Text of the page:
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Eagle

Why do we celebrate Veteran’s Day? Lately as with any holiday Corporate America has morphed this solemn day of remembrance and celebrations of the warriors of now and past. Into an opportunity to make the almighty dollar. As a good friend of mine put it, buy a mattress to celebrate Veteran’s Day. Why can’t we just leave it at thank you for your service? I am beginning to feel like we are losing ourselves!

“On the eleventh hour of the eleventh day of the eleventh month.” (1918) Was the day that the armistice, or temporary cessation of hostilities, between the Allied nations and Germany went into effect and for that reason, November 11, 1918 is generally regarded as the end of “the war to end all wars.” The following year was the first commemoration of Armistice Day.

“To us in America, the reflections of Armistice Day will be filled with solemn pride in the heroism of those who died in the country’s service and with gratitude for the victory, both because of the thing from which it has freed us and because of the opportunity it has given America to show her sympathy with peace and justice in the councils of the nations…” President Woodrow Wilson, 28th President 

  • An Act (52 Stat. 351; 5 U. S. Code, Sec. 87a) approved May 13, 1938, made the 11th of November in each year a legal holiday.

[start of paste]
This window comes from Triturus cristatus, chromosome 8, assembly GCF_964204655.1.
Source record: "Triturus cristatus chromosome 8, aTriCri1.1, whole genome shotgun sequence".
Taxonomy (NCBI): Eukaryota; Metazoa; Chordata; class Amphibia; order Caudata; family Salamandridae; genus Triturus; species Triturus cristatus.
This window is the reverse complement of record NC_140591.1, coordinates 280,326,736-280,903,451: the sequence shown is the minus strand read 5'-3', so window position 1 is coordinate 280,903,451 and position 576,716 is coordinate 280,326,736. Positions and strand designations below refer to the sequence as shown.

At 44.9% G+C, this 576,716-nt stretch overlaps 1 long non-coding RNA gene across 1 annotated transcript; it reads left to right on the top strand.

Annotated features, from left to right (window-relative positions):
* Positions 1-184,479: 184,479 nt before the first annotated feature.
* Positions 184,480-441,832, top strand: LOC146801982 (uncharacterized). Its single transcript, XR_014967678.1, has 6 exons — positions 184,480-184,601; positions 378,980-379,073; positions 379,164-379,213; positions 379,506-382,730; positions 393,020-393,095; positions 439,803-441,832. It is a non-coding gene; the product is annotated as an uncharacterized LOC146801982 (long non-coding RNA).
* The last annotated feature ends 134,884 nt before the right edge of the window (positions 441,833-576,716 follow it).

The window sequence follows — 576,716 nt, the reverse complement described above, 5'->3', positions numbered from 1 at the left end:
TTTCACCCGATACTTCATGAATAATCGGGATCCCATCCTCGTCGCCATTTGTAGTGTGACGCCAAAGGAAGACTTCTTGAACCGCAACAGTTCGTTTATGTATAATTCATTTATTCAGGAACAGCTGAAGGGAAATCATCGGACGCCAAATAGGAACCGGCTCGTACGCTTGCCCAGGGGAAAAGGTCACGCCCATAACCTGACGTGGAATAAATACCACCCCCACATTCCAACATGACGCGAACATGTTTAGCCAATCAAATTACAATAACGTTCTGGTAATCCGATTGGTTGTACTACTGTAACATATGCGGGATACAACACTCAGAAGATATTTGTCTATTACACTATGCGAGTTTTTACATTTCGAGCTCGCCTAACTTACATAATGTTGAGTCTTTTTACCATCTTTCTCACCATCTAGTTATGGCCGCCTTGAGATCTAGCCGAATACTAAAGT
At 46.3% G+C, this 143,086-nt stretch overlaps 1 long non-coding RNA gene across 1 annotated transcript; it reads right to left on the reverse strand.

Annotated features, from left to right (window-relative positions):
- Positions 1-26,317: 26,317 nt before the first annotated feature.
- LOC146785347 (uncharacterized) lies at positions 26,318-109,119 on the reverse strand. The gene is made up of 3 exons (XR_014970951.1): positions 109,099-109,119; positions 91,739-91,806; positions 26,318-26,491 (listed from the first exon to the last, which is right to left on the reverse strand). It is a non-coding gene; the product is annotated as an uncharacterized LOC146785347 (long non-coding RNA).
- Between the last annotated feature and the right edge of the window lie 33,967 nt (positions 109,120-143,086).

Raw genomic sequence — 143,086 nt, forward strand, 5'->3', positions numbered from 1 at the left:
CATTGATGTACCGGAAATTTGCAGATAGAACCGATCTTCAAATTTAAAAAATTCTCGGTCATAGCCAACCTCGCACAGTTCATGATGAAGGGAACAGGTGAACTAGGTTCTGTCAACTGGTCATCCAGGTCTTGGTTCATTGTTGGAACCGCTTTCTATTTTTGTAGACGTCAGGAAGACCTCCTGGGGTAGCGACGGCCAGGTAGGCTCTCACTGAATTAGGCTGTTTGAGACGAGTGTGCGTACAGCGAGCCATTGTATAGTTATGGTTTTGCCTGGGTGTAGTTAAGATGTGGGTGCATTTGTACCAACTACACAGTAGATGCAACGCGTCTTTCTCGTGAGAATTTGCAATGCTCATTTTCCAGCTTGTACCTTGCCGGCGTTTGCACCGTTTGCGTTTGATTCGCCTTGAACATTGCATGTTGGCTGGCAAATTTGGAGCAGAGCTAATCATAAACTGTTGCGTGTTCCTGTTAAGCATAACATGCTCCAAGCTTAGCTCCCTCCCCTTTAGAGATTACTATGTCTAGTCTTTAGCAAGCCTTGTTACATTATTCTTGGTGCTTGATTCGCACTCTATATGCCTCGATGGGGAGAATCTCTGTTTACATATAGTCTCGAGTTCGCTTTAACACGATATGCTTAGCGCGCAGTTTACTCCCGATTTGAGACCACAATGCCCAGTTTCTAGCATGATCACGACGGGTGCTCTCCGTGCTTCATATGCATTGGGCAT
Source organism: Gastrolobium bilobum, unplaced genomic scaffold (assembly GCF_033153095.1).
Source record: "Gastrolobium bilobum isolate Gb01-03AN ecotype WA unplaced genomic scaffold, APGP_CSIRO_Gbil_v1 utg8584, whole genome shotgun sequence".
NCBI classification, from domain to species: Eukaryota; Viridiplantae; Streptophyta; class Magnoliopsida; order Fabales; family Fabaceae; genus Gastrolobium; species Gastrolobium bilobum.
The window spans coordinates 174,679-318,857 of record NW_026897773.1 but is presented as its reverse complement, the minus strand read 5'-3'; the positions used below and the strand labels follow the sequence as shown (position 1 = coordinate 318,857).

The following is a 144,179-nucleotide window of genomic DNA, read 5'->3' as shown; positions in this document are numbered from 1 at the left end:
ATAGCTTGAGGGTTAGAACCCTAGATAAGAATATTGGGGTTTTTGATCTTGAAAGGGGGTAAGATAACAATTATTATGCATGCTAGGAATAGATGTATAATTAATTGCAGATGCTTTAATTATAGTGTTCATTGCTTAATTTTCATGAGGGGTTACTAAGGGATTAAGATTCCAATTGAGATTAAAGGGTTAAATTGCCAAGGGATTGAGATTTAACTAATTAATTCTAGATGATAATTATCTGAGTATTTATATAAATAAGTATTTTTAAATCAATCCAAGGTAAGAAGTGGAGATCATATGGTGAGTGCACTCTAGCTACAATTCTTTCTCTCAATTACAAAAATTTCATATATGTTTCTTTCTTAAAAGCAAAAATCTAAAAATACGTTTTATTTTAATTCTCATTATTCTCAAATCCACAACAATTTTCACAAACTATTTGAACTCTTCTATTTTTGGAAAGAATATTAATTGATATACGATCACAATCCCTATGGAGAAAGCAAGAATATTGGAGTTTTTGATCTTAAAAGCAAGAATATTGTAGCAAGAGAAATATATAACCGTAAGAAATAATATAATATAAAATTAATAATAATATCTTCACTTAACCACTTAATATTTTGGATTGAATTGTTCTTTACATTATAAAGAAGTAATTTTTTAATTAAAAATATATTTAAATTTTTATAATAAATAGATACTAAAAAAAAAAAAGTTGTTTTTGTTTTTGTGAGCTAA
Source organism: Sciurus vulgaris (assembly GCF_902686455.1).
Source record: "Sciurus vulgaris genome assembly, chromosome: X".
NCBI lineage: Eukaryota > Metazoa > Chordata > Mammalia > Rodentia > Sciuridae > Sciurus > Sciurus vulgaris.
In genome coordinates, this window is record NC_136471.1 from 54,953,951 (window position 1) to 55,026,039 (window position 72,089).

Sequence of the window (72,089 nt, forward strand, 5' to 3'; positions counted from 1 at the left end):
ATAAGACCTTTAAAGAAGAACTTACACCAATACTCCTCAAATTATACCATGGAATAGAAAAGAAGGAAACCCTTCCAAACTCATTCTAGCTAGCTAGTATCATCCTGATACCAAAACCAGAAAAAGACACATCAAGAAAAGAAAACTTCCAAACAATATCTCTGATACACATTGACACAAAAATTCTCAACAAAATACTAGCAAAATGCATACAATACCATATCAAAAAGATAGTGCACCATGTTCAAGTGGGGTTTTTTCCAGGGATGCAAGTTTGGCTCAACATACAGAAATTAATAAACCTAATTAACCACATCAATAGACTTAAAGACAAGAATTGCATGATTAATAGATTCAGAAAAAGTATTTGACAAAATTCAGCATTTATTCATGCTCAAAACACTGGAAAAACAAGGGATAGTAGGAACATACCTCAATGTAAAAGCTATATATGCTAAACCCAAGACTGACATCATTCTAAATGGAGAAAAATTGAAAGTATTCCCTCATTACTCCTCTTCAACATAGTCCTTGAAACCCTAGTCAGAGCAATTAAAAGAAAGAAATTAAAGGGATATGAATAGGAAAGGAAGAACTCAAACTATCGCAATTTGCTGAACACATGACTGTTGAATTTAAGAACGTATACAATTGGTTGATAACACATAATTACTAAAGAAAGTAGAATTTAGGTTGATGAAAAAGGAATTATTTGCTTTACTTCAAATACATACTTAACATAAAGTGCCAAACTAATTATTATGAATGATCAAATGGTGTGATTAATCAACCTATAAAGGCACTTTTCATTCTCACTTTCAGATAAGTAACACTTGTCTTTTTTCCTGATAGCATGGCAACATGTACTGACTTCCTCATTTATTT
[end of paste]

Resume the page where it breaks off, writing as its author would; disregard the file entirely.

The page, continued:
• amended the Act of 1938 by striking out the word “Armistice” and inserting in its place the word “Veterans.” With the approval of this legislation (Public Law 380) on June 1, 1954, November 11th became a day to honor American veterans of all wars.

us dept of VAVeterans Day: A celebration to honor America’s veterans for their patriotism, love of country, and willingness to serve and sacrifice for the common good.

In December of 1985 I joined the United States Air Force in my pursuit of becoming a police officer. The easiest way to do this was to join the military. I had absolutely no problem with this. Being an extremely patriotic person, this made sense. My Basic Training and Technical School were both at Lackland Air Force Base, Texas. Yeah, you know I’m a New England girl? I ran into people who 1. could not Lacklandunderstand me (my accent… ya, I pahk my cah at the Hahvad yahd. What of it?) and 2. This one is crazy, I met people who did not know that Massachusetts was in America! I know! This caused some problems, as my TI (Techinical Instructor) was hispanic and would think I was making fun of her or being contradictory. It wasn’t until the day I graduated to Technical School that she asked me if I had been being a wise guy. We had a good laugh at that one! The second type of people i just stayed away from! It was better for them that way!

Airforce Flight

I’m in there somewhere.

Tech School was in a different part of the base. Confusion did happen with Basic Trainees and Graduates in the same place. I was bellowed at one day by a TI who basic training ribbonthought I was running amok, ie, walking down the sidewalk by myself. As I crossed the street to him, he saw my graduation pin… and became human and flirty! My flight (group) had 72 people in it. 13 Marines (the Basic TrainingCorp uses the other service’s tech schools), 11 AF women and the rest were AF men. I had the great honor of being dubbed a honorary Marine. I beat WMs (women marines) at war games that we played.